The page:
Oklahoma veteran says he and network of Marine vets helped interpreters, families flee Afghanistan

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EDMOND, Okla. (KFOR) – An Afghan family is safe and they say it’s thanks to the hard work of an Oklahoma veteran who felt he owed it to them.

David Owens and his wife say they are taking part in what’s being called a “Digital Dunkirk” – with veterans coming together to save the Afghans who helped them during their time overseas.

“For me, if it was my family, I’d want someone to come help them,” said David Owens. 

Owens served in Afghanistan.

He knows the dangers there – dangers faced head-on by interpreter he first met in 2007.

Owens says the interpreter, who we are not naming to protect the family, helped U.S. troops like him adjust to life in Afghanistan.

“How to behave appropriately around people in situations where we don’t really understand their culture,” Owens recalled.

Owens came home to Edmond in 2017 to grow his own family, but says he stayed in touch with his Afghan friend.

In the last few weeks, he says things got bad.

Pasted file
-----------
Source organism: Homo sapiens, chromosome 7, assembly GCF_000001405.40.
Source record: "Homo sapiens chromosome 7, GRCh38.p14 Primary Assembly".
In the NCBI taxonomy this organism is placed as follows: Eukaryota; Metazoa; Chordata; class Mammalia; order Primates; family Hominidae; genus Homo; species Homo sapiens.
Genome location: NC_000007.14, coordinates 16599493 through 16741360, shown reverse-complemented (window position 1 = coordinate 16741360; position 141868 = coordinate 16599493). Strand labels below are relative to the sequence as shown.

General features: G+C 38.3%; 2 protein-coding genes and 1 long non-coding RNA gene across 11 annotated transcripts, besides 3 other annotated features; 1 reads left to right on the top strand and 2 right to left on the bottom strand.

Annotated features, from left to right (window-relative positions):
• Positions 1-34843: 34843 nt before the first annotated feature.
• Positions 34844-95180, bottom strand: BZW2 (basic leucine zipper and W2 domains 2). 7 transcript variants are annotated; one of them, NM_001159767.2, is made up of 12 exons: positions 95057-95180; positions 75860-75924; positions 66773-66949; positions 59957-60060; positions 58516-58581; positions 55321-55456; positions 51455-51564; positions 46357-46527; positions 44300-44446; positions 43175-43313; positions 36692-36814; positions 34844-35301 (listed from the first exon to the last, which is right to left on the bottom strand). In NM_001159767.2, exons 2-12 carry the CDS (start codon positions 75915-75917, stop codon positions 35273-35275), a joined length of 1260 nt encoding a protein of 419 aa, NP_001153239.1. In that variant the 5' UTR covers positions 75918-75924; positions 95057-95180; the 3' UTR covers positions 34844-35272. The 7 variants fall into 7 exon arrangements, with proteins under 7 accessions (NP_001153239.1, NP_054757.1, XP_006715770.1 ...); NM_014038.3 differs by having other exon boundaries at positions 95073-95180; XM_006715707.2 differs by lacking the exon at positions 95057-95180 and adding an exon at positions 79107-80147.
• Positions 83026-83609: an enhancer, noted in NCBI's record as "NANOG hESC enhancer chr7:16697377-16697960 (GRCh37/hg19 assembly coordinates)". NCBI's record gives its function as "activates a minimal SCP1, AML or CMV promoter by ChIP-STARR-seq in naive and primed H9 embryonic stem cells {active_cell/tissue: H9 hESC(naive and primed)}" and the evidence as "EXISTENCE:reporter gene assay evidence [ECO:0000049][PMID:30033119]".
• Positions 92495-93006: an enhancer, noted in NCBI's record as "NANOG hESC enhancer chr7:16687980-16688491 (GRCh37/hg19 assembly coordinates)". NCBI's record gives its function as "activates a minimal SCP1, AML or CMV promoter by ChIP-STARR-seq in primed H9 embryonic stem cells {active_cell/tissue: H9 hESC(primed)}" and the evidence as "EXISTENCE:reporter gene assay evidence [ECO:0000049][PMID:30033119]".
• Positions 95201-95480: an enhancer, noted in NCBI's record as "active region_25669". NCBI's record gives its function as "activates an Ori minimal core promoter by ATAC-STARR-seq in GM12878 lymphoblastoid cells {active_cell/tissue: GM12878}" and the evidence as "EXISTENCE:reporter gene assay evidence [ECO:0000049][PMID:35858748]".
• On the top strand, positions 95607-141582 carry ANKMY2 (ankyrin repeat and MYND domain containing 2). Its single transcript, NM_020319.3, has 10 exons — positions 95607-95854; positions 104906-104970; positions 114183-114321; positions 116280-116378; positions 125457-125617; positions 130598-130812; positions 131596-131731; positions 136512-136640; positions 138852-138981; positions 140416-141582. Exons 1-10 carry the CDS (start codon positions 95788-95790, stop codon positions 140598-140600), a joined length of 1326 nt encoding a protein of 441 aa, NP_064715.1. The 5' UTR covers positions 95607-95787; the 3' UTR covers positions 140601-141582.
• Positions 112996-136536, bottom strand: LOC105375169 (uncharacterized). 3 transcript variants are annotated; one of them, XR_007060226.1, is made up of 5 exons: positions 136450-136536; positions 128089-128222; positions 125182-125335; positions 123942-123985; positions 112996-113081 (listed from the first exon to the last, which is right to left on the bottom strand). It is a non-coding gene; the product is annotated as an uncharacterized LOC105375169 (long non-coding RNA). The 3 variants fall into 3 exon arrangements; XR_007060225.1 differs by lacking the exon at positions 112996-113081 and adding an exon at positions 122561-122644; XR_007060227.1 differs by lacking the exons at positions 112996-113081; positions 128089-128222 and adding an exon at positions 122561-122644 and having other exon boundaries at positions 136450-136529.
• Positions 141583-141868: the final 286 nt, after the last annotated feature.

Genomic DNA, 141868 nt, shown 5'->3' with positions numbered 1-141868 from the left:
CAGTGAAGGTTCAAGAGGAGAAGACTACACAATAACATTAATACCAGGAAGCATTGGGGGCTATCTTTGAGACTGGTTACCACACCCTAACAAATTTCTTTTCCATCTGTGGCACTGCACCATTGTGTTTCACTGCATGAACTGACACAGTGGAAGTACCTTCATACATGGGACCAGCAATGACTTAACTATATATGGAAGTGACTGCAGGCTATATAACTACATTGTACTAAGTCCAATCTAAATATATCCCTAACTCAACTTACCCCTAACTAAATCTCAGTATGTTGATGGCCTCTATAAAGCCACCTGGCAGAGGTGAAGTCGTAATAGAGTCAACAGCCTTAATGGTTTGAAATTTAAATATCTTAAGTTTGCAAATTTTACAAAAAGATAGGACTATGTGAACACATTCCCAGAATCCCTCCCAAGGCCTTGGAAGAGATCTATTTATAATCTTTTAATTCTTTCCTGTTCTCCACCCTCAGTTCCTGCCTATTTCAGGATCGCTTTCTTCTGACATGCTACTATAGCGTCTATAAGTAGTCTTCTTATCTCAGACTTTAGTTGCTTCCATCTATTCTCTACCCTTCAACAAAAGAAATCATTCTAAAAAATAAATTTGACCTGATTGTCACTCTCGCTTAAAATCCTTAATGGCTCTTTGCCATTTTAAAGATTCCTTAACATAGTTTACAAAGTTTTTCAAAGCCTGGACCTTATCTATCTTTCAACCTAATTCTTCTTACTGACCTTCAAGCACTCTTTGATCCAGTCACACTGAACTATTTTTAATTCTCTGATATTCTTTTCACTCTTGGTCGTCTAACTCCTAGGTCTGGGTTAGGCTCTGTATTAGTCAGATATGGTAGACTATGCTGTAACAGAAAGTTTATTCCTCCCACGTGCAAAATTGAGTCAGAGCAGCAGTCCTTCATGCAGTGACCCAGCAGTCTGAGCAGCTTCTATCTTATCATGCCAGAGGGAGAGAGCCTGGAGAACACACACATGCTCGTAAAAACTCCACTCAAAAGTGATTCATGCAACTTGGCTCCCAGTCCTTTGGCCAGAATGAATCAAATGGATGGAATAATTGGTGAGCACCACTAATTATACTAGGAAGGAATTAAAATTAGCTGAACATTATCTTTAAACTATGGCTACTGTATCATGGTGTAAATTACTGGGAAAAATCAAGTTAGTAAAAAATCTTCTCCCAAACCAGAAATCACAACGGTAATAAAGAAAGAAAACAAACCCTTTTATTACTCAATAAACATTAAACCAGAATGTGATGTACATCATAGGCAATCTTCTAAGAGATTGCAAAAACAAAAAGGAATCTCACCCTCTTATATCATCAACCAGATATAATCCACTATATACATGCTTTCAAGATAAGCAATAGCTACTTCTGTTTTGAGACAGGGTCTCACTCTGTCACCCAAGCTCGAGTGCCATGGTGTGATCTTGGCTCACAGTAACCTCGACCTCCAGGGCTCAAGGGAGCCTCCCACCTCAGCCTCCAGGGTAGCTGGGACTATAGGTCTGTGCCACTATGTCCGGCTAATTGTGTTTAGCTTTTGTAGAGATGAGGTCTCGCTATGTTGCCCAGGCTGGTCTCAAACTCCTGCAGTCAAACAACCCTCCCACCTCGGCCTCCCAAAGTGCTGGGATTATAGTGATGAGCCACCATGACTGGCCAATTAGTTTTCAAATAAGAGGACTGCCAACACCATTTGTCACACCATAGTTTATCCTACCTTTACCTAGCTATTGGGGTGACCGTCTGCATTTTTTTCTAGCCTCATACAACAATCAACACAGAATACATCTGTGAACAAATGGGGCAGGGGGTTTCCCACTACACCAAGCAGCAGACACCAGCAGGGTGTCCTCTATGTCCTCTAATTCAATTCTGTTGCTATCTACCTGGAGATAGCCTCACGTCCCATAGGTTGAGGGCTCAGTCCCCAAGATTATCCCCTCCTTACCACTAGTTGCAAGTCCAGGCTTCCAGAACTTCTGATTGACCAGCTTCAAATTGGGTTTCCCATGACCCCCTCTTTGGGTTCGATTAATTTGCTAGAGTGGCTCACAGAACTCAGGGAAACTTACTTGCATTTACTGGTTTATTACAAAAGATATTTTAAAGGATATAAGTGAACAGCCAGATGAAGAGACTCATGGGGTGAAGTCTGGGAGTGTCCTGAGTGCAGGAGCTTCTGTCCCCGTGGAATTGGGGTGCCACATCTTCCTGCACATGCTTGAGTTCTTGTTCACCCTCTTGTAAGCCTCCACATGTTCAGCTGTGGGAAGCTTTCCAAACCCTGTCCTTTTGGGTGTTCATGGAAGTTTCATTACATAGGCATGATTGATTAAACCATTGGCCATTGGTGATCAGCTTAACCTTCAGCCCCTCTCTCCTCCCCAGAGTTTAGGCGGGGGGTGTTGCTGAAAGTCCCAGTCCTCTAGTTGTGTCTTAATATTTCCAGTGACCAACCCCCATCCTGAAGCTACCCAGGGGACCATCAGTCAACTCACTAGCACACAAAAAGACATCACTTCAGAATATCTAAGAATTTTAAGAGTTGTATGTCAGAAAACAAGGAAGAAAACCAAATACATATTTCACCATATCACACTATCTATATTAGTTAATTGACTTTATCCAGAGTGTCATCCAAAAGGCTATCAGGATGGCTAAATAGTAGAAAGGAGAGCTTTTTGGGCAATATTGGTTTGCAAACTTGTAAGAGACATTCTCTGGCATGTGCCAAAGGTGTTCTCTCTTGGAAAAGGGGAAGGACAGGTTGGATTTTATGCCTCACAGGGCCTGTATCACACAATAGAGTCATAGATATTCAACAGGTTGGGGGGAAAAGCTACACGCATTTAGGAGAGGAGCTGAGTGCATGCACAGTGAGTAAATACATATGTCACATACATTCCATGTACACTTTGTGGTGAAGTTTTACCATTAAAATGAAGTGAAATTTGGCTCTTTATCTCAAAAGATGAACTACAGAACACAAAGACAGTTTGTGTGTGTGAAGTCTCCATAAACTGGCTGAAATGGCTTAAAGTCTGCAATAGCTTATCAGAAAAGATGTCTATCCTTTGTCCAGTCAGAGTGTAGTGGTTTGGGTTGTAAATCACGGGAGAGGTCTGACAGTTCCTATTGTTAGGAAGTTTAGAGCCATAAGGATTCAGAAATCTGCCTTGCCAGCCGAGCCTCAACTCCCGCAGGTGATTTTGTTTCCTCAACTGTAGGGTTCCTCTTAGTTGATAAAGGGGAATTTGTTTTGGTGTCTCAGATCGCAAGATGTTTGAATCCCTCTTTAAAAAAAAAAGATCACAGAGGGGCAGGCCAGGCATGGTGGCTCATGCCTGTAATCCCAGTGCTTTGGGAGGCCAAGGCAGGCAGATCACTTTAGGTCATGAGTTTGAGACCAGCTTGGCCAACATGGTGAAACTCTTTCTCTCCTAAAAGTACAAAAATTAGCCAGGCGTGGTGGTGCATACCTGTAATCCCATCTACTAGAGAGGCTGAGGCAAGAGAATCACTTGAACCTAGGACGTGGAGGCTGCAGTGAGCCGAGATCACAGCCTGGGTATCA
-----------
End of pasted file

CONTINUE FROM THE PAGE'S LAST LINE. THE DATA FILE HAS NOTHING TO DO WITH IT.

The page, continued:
“They were underground as the Taliban was going door to door,” said Owens. 

Photo goes with story
David Owens

David and his wife Meagan, thinking of the man and his young children, say they knew they had to do something.

“It’s just hard to hear their voices and hear gunfire in the background when I put my babies to bed and they’re safe,” Meagan said.

They say they reached out to their representatives, but claim the best help came from a network of fellow Marine vets.

“All of it was done with no government help, no government resources, anything – just citizens pooling money, contacting aircraft,” David said. “Getting people at gates to organize these things to get these people in that are being hunted.”

The Owens say a last-second call came in, and they were able to get the family on a flight out of Afghanistan.

The Owens are relieved but still concerned for the others who helped troops like David and remain seeking refuge.

“We want to set that Oklahoma Standard as well that they’re good people,” said Meagan. 

“They deserve better than what they’re getting,” David said. 

Owens says in total, his network of vets helped more than 50 Afghans flee the country.

The next step is getting them everything they need to start their lives over.

They’re waiting for their GoFundMe approved, as all accounts for Afghanistan are being vetted before posted at this time.

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